“(a) a thing that is programmed, configured or otherwise enabled to carry out a step in the manufacture or repair of a firearm, major firearm part, prohibited firearm accessory or ammunition; or without limiting subparagraph (i), to change an object into a component of a firearm, major firearm part, prohibited firearm accessory or ammunition;

(b) any type of digital or electronic reproduction of  a technical drawing of the design of a firearm,  major firearm part, prohibited firearm accessory or ammunition;

(c) a plan, drawing, instruction, template or computer program, in digital or electronic form,  for the manufacture or repair of a firearm, major firearm part, prohibited firearm accessory or ammunition;

(d) a hard copy of a digital or electronic thing referred to in paragraph (b) or (c) And then goes on to state “A person who is in possession of firearms technology commits a crime unless the person is authorised by a licence under this Act to be in possession of firearms technology.  Penalty for this subsection: imprisonment for 10 years.”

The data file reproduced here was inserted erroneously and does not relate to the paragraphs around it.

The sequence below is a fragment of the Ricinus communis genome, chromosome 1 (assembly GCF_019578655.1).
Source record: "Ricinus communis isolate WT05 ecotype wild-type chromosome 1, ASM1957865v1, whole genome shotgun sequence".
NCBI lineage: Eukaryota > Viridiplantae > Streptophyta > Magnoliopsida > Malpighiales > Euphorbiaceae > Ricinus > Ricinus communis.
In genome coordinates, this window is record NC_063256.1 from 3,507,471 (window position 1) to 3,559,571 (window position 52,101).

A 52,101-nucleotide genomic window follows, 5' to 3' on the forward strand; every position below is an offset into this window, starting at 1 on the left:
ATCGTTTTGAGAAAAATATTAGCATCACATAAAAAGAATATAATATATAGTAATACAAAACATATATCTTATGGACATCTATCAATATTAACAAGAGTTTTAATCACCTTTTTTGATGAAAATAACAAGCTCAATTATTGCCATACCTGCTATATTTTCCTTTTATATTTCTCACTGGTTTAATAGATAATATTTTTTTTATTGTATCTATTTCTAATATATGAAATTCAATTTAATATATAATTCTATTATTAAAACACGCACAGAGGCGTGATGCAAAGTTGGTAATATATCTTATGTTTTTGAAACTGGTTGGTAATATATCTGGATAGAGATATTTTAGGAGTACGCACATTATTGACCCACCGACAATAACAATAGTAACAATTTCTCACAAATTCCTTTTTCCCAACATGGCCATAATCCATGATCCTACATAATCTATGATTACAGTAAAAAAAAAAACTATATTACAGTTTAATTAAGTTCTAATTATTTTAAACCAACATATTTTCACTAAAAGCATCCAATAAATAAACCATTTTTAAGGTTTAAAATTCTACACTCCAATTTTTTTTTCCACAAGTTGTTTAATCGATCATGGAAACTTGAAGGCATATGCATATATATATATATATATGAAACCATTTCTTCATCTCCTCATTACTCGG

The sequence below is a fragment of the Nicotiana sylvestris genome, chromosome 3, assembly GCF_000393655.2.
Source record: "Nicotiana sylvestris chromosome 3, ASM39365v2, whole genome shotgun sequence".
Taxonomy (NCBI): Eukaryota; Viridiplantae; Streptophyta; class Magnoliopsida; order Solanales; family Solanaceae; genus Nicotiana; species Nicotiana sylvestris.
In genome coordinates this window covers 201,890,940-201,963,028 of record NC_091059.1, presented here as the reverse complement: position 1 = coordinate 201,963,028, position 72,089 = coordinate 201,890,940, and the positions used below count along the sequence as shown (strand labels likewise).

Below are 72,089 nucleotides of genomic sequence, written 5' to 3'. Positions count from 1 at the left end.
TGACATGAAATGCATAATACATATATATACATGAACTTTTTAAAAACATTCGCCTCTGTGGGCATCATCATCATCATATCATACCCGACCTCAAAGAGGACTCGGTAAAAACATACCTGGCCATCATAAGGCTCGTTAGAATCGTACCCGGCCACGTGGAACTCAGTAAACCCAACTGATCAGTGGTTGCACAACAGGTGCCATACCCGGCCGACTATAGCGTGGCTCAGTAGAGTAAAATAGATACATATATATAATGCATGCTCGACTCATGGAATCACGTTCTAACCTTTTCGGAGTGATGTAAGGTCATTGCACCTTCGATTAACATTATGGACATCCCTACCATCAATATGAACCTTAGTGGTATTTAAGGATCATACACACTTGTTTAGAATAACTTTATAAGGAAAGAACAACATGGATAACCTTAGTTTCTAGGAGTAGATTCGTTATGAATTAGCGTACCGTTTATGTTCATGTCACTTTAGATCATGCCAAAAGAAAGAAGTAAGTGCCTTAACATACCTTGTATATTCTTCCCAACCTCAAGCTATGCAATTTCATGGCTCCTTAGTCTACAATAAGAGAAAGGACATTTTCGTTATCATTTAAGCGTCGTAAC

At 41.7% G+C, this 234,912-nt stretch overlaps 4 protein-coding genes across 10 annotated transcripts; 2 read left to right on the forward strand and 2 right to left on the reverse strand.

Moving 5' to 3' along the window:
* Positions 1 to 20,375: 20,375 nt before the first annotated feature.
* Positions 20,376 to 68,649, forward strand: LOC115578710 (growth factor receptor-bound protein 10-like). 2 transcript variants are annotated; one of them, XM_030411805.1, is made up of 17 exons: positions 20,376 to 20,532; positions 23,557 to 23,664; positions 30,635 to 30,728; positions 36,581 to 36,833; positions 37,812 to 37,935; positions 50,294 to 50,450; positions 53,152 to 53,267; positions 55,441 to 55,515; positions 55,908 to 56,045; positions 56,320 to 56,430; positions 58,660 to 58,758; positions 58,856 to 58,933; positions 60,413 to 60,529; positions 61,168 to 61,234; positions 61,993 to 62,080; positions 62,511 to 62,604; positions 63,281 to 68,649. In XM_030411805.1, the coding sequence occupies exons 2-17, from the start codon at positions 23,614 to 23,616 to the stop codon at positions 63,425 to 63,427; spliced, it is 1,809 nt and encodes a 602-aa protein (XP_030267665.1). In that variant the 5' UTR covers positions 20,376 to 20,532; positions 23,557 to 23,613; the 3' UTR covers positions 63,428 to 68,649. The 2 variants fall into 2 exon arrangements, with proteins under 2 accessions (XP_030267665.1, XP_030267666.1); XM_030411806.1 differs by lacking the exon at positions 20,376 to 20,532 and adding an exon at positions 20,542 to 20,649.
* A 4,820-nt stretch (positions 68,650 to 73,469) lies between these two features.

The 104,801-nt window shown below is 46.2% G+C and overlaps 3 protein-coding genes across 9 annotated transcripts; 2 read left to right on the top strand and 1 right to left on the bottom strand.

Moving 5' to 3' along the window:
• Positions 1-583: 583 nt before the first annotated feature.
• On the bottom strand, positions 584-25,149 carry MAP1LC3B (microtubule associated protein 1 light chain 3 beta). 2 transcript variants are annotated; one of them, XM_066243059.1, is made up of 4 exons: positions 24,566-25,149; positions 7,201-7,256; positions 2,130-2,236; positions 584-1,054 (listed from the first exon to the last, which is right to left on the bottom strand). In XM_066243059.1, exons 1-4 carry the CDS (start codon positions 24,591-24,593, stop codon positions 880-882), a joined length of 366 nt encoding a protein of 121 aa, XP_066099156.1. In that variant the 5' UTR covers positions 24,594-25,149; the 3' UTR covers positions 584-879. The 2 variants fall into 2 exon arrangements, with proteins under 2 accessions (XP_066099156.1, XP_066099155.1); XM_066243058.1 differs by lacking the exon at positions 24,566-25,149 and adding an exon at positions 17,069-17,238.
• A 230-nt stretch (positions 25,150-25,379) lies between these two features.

A regular Firearms Licence does not appear to authorise a shooter to be in possession of “Firearms Technology”, and the definition of “Firearms Technology” is so broad as to, in our view, encompass reloading presses, reloading dies, bullet moulds, loading manuals, load data, cartridge schematics, and detailed firearm repair manuals.

Supressors and Feral Deer on the Agenda in Tasmania

Shooters Union Tasmania had a meeting a few weeks ago with the Tasmanian Police Minister, Jacquie Petrusma, to discuss widening the availability of suppressors and Category C firearms in the state.

While little headway was made on these issues, it was a productive and civil conversation which has served to raise SU’s profile with the Tasmanian Government.

SU Tasmania has also had some initial discussions with the Invasive Species Council and Bob Brown Foundation regarding the issue of feral deer in the state; we are pushing to have their semi-protected status removed in a bid to control their numbers.

We look forward to further discussions with these groups as we work to find a sustainable way to manage deer in Tasmania – preferably one that involves less bureaucracy for hunters to shoot them, especially if they are being harvested for food.

Shooters Union NSW Fights for a Greater Voice